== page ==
2. Buy a well known brand of LT tyre and throw it on as spare, that way they will still be around when you want more. The known brand, Bridgestone etc will last better than some rice wine brand.

3. No need for any type of off road tread, waste of money just a nice ATR or HT tyre is good for a trailer, they are only getting dragged around.
Hi @Drover,
thanks for the helpful advice.

The van is only 8 months old. I am fairly sure the tyres are about a year old as per the date stamp on them. But I will check that tomorrow.

What does ATR and HT mean?

cheers
Mike
 

Drover

Well-Known Member
Nov 7, 2013
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Cooloola Coast, QLD
www.expandasdownunder.com
#38
oh well age isn't a worry................if you Google that tyre brand you will find some suppliers around the place so should be able to get a replacement, they aren't a great tyre but the are stocked and not being that old may as well go the same then..
ATR means All Terrain they can have a slightly more aggressive tread than a HT, Highway Pattern up to a reasonably chunky pattern, on a trailer the less aggressive the better really as the wear better especially on dual axle as the drag on the rear set isn't as much compared to a chunky pattern, since the wheels are lazy, that is not driven they don't need heaps of grip just a little bit for sideways movement.

and it's always advisable to have the same rubber all round then both will have the same on road behaviour more so on your car especially if it has all wheel drive, using non matchiing types on a car with AWD can actually throw engine codes even put it into limp mode..................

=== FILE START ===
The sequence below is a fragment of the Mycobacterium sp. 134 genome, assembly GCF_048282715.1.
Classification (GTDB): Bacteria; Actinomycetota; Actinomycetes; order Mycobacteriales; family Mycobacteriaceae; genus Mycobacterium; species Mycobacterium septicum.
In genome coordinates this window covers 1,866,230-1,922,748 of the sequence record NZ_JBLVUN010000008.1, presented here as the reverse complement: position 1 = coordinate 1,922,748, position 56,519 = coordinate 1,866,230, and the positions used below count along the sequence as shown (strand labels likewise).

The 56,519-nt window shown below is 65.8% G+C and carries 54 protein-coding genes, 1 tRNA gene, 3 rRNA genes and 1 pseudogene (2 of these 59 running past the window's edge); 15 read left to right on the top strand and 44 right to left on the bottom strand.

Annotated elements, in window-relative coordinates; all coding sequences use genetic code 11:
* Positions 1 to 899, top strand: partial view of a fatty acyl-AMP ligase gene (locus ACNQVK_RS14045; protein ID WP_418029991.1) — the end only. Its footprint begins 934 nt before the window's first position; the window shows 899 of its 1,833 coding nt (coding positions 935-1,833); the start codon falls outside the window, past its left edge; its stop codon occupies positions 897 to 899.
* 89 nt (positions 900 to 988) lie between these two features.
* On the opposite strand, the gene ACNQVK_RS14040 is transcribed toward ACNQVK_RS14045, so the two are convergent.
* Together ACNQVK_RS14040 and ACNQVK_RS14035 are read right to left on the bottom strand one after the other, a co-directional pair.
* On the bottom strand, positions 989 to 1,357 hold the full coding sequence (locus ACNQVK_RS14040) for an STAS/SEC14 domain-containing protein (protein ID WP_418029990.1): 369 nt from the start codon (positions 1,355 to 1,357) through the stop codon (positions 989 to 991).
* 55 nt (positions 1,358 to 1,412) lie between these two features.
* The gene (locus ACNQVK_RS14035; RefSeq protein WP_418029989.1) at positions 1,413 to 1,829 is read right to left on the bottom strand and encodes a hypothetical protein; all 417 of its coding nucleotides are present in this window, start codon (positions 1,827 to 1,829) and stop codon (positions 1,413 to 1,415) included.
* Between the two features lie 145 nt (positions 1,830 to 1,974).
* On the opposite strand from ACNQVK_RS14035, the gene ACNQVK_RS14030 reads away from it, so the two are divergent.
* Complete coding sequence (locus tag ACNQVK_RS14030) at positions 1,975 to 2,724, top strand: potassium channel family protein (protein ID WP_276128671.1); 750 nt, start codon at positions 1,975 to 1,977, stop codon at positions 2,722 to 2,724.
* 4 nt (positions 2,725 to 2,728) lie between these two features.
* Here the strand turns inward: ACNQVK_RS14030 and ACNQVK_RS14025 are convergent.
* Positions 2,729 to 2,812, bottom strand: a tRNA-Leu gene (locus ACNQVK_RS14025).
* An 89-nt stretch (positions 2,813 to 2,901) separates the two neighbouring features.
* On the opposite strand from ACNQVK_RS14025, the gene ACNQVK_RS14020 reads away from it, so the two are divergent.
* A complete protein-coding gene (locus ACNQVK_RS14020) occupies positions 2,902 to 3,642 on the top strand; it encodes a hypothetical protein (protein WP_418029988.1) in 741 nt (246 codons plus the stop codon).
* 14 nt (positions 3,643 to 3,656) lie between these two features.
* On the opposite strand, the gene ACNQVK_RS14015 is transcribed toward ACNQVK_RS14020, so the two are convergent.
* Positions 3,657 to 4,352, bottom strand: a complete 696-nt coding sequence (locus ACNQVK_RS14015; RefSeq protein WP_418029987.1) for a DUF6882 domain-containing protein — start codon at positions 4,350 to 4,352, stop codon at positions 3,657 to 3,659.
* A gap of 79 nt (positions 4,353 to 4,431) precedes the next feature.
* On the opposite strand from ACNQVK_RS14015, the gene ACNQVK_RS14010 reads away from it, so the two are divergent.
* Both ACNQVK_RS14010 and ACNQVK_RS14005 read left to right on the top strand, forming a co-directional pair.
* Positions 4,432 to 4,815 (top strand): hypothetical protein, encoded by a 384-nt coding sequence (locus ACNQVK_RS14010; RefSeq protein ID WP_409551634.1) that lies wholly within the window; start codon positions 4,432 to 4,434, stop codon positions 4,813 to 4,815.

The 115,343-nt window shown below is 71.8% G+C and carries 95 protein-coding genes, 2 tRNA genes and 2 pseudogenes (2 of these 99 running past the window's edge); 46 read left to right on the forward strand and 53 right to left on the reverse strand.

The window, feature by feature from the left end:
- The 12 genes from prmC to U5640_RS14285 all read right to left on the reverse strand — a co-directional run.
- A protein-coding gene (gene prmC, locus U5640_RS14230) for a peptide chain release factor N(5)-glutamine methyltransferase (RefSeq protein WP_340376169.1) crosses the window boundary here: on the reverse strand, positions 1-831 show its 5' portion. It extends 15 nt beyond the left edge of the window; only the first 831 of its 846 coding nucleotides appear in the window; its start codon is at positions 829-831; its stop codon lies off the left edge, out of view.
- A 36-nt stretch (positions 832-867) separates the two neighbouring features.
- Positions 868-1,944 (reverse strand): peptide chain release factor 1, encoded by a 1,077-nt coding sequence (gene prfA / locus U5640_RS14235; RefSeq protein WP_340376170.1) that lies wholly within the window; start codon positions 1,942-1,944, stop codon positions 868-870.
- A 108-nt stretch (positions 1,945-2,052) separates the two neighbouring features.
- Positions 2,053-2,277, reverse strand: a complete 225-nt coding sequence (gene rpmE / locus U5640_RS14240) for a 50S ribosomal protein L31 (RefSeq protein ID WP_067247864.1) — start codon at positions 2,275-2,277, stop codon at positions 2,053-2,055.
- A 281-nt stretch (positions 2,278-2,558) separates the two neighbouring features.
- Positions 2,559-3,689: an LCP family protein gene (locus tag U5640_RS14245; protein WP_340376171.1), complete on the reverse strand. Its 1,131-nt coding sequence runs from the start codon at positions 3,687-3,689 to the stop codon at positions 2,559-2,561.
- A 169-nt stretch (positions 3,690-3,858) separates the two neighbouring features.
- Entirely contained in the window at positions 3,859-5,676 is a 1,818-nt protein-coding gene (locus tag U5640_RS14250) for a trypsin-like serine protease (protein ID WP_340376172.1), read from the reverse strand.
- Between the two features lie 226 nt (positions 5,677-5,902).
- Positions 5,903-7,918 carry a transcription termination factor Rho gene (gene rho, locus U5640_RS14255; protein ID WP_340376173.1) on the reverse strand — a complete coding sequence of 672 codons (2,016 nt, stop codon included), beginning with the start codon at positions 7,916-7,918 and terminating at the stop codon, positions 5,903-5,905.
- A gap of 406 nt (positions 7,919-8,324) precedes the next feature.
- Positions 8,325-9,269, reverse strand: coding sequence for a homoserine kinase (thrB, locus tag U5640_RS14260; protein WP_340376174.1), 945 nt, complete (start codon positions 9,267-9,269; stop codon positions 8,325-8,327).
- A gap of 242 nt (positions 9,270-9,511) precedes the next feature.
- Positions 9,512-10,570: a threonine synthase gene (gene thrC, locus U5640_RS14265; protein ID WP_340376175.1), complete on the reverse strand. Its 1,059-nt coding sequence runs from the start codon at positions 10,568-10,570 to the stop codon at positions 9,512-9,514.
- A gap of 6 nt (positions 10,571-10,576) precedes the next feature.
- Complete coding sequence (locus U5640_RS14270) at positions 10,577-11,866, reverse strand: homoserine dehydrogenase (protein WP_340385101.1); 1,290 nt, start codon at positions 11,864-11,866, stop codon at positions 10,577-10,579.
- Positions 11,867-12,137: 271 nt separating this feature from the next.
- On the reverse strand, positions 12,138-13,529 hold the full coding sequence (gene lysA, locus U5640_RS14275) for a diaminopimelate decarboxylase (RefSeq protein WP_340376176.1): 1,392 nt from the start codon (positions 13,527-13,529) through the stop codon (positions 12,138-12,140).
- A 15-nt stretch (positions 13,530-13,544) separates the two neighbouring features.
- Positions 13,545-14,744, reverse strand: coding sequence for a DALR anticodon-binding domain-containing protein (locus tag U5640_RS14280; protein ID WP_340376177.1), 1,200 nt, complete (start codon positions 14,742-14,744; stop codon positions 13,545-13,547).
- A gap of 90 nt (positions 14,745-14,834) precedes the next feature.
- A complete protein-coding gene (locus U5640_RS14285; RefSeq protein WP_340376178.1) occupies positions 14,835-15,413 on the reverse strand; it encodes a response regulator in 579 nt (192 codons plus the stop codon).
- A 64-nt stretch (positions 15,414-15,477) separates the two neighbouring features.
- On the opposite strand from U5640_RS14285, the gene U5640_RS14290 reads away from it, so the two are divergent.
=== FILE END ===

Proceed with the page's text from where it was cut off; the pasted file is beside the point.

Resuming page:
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mikerezny

Well-Known Member
Sep 11, 2016
732
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Mount Waverley, VIC
#39
Hi,
just checked the tyre. It was manufactured in the 22nd week of 2016.
Hopefully, they will be worn out before they are old enough to need replacing.

We have done about 12,000km and the tyre is about 1/3 worn. That means I would get a bit over 30,000 kms out of them.
Is that about what I should expect from them? They are 185R14.
I would estimate less than 10% of that distance has been on unsealed roads.

cheers
Mike
 

mikerezny

Well-Known Member
Sep 11, 2016
732
1,322
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65
Mount Waverley, VIC
#40
Hi,
have to tell you of the great service I got from Bayswater Jayco today.

Yesterday, I thought I would investigate why whenever we first pull up to camp we have to pump the manual pump a few times to get the water from the tank up to the tap. I thought, what this needs is a non-return valve on that hose down near the tank.

Easy, Peasy. Went to have a look yesterday and saw this white plastic thing in-line with the hose. Turns out it is a non-return valve!
So, it mustn't be working. Pulled it out and cleaned it and re-tensioned it but not convinced it isn't faulty.

Emailed Bayswater Jayco describing the problem. Got a nice email from them this morning: 'no problems, we will put a replacement in the mail to you this afternoon'. Couldn't be more pleased.

Did some more inspecting. One of the locks on the front boot was sticking. I thought it was catching on some of our gear in the boot. No, it was the lock itself. Didn't seem to have any lubricant, unlike the one on the other side. Pulled it out, cleaned and oiled and greased it. Now nice and smooth. Hopefully good for a few more years.

Then, continuing, I inspected the two catches on the side exterior hatch. The nuts on the levers were loose and needed adjusting and tightening. Now locks way more securely then it ever has AND is now much more waterproof since the catches now pull the door in against the rubber seal more securely.

cheers
Mike